Many years ago after using my Rolls-Royce, AI 8000 for a friend’s wedding, which proved a great success; I was referred to a relation of the bride who requested that I provide a similar service for the forthcoming celebration of his daughter’s marriage. Now I have to say weddings are not my cup of tea having, as a musician, experienced the excitement and high expectation engendered on these often fraught occasions. Still, lured by the fee offered to cover my expenses, don’t you know, and against my better judgement, I undertook the engagement.
At around this time I must have been somewhat mentally distracted as I also entered into an agreement with a traveller tarmacadam contractor which resulted in his dumping about four tons of hardcore in a pile in front of my garage. He then of course disappeared for some time making it impossible to take out my slumbering Rolls to exercise and prepare it in advance of the great event. I waited and waited till finally the day before the wedding I was forced to take a shovel to flatten the pile sufficiently so as to drive over it which I managed with some difficulty and a great deal of effort, the job taking up most of the allotted preparation time. This was fairly early on in my ownership but I had become aware that from time to time she displayed an awkward trait in that she was most reluctant to start when hot.
On the big day, as I pulled up outside the house, I was dismayed to experience the engine peter out. Hoping that she might cool down sufficiently while waiting for the bride I nervously approached the hall door. I was eagerly greeted by the father of the bride who immediately pressed the fee into my hand, thanked me most profusely for coming and offered me a drink which I eagerly accepted.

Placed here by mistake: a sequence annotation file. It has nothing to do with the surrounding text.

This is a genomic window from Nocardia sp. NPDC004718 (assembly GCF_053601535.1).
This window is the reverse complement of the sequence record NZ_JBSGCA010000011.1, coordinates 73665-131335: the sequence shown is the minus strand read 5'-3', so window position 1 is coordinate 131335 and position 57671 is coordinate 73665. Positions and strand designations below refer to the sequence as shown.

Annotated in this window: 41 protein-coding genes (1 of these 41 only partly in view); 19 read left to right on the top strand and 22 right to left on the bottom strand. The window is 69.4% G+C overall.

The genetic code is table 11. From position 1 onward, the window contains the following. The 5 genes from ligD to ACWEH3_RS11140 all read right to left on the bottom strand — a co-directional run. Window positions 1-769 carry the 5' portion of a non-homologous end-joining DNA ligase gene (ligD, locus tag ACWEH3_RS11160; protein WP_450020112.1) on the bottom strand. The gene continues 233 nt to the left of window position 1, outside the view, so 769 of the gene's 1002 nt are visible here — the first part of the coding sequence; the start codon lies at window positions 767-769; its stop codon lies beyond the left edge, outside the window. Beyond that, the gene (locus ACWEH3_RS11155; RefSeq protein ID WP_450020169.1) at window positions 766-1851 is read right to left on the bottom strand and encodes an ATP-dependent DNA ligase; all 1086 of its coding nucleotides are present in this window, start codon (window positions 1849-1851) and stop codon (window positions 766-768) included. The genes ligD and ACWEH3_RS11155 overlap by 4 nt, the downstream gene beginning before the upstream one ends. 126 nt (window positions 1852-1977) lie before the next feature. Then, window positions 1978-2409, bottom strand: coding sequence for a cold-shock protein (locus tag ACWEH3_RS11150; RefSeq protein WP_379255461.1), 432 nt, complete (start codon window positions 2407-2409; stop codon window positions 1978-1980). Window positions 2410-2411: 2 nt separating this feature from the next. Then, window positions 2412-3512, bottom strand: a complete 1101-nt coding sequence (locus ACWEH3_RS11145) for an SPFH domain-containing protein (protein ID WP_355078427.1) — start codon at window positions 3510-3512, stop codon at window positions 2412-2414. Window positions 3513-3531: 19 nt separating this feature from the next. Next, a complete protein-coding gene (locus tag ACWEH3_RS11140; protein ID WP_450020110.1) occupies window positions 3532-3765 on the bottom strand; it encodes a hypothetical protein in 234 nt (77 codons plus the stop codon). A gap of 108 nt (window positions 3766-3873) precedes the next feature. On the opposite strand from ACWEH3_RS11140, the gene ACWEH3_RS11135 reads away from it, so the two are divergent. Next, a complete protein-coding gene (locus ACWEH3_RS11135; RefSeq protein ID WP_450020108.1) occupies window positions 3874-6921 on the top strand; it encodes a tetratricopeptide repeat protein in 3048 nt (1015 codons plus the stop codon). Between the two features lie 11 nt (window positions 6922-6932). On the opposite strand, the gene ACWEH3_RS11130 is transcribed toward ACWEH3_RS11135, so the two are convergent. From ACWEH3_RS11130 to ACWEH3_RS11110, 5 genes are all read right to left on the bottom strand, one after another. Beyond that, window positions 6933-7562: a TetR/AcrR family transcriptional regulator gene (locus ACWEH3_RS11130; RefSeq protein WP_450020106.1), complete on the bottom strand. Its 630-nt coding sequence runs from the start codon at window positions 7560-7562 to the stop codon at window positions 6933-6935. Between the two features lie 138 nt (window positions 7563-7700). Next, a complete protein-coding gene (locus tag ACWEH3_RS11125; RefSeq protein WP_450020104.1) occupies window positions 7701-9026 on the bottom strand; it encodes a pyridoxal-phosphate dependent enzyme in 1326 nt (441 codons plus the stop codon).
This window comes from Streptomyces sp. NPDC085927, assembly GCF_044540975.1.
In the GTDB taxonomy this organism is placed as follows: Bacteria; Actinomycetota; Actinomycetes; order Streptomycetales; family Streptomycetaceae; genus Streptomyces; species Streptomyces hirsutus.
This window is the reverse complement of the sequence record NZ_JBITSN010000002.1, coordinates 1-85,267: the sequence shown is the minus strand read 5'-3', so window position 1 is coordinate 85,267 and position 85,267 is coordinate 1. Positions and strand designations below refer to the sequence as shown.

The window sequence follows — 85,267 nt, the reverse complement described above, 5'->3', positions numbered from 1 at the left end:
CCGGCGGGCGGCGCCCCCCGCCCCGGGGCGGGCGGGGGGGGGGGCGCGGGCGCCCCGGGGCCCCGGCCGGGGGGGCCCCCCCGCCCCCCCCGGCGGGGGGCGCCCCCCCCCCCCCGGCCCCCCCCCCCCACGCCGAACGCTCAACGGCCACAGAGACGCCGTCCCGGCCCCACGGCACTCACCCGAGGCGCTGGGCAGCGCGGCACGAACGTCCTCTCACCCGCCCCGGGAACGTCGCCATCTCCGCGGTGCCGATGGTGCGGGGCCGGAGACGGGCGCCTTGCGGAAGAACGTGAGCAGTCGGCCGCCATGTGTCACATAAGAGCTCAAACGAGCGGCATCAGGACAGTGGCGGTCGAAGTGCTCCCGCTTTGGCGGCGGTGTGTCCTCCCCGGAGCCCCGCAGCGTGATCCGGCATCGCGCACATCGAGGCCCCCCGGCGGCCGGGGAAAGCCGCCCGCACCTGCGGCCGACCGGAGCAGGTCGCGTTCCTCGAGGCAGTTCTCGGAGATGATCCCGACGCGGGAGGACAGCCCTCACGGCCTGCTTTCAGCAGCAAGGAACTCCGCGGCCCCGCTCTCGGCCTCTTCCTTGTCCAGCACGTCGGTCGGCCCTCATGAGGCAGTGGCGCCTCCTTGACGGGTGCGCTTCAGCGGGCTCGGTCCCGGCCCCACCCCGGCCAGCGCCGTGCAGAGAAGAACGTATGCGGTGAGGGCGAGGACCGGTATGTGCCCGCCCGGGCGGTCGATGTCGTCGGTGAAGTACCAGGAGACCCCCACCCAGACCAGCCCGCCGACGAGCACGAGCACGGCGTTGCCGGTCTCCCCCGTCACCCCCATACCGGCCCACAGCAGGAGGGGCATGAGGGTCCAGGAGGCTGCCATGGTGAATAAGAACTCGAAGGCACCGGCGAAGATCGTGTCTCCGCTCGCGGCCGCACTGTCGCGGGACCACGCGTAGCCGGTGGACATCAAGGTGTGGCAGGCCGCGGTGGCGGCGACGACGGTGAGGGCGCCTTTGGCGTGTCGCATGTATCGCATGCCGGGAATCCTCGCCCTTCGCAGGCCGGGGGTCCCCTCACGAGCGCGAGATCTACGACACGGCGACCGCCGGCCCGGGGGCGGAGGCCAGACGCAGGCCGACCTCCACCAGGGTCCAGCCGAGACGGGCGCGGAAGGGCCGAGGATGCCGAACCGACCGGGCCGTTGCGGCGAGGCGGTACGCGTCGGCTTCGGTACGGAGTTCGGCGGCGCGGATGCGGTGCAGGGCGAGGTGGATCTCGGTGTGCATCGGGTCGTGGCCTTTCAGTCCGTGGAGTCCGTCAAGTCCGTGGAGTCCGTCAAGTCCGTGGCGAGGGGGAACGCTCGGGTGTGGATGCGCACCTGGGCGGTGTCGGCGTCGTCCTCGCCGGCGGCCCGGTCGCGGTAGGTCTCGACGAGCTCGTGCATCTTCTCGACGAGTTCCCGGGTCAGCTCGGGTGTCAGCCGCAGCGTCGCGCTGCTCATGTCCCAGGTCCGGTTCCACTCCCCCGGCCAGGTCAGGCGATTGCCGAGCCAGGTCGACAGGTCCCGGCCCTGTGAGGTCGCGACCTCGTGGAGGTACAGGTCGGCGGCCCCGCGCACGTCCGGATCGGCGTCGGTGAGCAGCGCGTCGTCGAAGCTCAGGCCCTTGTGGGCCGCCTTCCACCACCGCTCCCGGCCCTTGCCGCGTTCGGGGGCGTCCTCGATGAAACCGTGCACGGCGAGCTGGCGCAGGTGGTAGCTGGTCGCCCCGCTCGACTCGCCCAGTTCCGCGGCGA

The usual hustle and bustle ensued during which I smiled and said nothing. At last we had the bride and her father ensconced in the back of the car. I pressed the starter button and the engine spun merrily but to no avail! Someone had suggested to me in the past that she lost compression when hot perhaps due to stuck rings or some such and this might be remedied by the pouring of a little oil down the plug holes.
By now, in panic mode, this was the course of action I adopted. I had taken the precaution of bringing a Port Wine bottle of oil for just such a contingency. Out came the plugs, in went the oil (much too much I suspect) back in went the plugs, press the button… yoy…yoy..yoy…still nothing!
Father of the bride suggested her brothers, of whom she seemed to have a disquieting number, should try pushing. Some way down the road she fired and ran roughly.
Now, due to the liberal application of oil, and the poor condition of the exhaust system, a thick cloud of black smoke rapidly filled the interior. The bride made some comment concerning her vision and, sure enough, looking behind me it was difficult to discern the figures sitting in the back. To make matters worse we came upon a refuse collection and had to stop/start behind this for what seemed like an eternity! The church was in Shankill and we were approaching from the Bray direction so needing to cross the out bound traffic to enter the church yard. The traffic was very heavy and I thought very reluctant to give way; it was a wedding after all! A space came and I went for it only to stall…yoy…yoy…yoy…yoy…Oh God! No Go! A Failure to Proceed!!!
The father was speechless as he and the bride wound their way on foot through the cars, across the yard, and into the ceremony while I pushed the car on to the side of the road. With fresh applications of oil she started and I entered the church yard leaving her on a convenient slope to facilitate things after the happy couple emerged. All the while I was observed by the driver of an Austin Princess hired to carry the bridemaids and her mother. He wore what I can only describe as a cruel smile. Henceforth, having thoroughly disgraced me, she ran faultlessly all the way to the reception in the La Touché Hotel, Greystones, via Enniskerry and a stop-off to visit a house-bound granny, all the time followed by the Princess, the driver no doubt hoping for further catastrophe. I dared not switch off till successfully reaching our destination!
I was at this point, I’m sure you will understand, in dire need of a stiff libation which I found I had to pay for myself, being uniformly ignored by all members of the party! Had I not made the day all the more memorable? A Rolls-Royce never breaks down; it merely “Fails to Proceed!”
By ALAN DONALDSON
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‘A Failure to Proceed’